Local researchers went out yesterday to measure the snowpack levels on Mount Rose. Reno Public Radio’s Noah Glick tagged along and learned that February fell short.
Jeff Anderson is walking down a ski run in the Mount Rose Ski Resort. He’s a hydrologist for the Natural Resources Conservation Service and he’s leading a group of scientists and members of the media to the Mount Rose snow telemetry, or SNOTEL, site where he’s taking manual measurements of the snowpack to make sure the data are consistent with electronic readings.
To do that, he’s using what looks like a series of long aluminum pipes.
“These are called the federal sampler, or the Mount Rose sampler. Basically you stick them into the snow, you get a core of the snow, you weigh the tubes with the snow in it, and then dump the snow out, weigh the tubes, then take the difference of those two weights, and that gives you the weight of the water that’s in the snowpack.”
The water content in the snowpack measures in at 31.1 inches, one-tenth of an inch off from the digital reading. But after such a strong start to the season, Anderson is hoping for more.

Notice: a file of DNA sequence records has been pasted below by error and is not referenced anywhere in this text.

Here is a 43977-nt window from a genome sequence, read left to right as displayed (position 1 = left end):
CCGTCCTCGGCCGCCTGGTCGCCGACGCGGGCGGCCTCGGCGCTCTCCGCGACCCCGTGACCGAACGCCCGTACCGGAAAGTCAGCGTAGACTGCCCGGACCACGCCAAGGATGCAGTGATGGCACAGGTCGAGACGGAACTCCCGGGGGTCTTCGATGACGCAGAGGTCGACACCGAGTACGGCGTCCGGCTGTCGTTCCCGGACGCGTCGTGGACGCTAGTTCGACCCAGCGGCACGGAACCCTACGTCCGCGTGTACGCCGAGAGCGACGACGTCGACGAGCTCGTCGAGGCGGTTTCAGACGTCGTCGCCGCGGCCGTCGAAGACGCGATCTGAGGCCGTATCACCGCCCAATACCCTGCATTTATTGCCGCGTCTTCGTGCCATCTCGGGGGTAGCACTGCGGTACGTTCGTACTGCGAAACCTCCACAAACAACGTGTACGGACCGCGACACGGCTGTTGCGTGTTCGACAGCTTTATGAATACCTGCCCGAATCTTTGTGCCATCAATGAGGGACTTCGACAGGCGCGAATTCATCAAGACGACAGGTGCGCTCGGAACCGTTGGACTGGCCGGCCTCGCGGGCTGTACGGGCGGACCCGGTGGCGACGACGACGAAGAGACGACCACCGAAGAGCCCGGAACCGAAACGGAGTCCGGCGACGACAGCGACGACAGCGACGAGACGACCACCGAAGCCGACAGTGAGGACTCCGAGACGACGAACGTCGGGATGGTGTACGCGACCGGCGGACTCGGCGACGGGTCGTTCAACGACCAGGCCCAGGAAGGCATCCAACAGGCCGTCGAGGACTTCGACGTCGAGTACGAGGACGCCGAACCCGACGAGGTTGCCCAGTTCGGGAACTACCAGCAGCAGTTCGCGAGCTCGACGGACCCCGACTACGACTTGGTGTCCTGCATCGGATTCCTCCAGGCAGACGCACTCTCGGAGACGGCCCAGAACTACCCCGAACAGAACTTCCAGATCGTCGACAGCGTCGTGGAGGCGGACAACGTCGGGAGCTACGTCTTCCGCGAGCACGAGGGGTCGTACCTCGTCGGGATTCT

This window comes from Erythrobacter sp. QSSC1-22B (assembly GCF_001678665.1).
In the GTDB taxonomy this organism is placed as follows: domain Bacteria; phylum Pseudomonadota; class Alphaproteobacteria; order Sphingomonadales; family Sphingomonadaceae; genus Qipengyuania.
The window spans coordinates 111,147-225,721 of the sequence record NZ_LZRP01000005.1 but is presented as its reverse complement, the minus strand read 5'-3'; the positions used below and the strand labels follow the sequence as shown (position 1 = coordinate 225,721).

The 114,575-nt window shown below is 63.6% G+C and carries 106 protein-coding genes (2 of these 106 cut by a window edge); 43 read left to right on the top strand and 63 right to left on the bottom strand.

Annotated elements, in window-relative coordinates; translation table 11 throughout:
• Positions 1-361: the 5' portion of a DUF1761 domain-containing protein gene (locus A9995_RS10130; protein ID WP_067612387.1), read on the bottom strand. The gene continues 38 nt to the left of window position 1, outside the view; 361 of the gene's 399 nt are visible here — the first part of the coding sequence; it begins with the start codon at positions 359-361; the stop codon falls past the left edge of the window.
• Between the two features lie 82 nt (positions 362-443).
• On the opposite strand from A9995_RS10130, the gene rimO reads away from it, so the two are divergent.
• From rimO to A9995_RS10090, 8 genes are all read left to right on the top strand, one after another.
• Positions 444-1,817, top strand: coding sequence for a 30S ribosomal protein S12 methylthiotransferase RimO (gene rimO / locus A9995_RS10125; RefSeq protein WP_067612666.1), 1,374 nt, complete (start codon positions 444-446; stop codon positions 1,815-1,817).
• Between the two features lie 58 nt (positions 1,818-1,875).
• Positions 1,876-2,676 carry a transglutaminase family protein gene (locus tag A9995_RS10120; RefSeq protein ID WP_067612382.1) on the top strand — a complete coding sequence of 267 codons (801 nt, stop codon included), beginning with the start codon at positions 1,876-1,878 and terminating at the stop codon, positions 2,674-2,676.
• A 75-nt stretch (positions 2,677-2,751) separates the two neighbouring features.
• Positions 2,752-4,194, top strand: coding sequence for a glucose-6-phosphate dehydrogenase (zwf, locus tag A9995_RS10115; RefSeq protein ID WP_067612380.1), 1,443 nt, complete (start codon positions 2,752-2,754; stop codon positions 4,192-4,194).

“This month of February was only 30 percent of average precipitation, so it was our driest month so far this water year.”
Anderson will take his final measurements in early April. In order to reach average levels for the season, he says the area needs 3-4 winter storms in March. But even that won’t make up for the amount lost during the last four years of drought.
“At this location, we’ve lost 74 inches of precipitation," Anderson says. "This year, we’ve made up one inch of the 74 inches that we’ve missed over the last four years. So we have a long way to go.”
Anderson says there’s about a 30 percent chance of getting enough precipitation in March to bring the Truckee, Carson and Walker basins back up to average levels.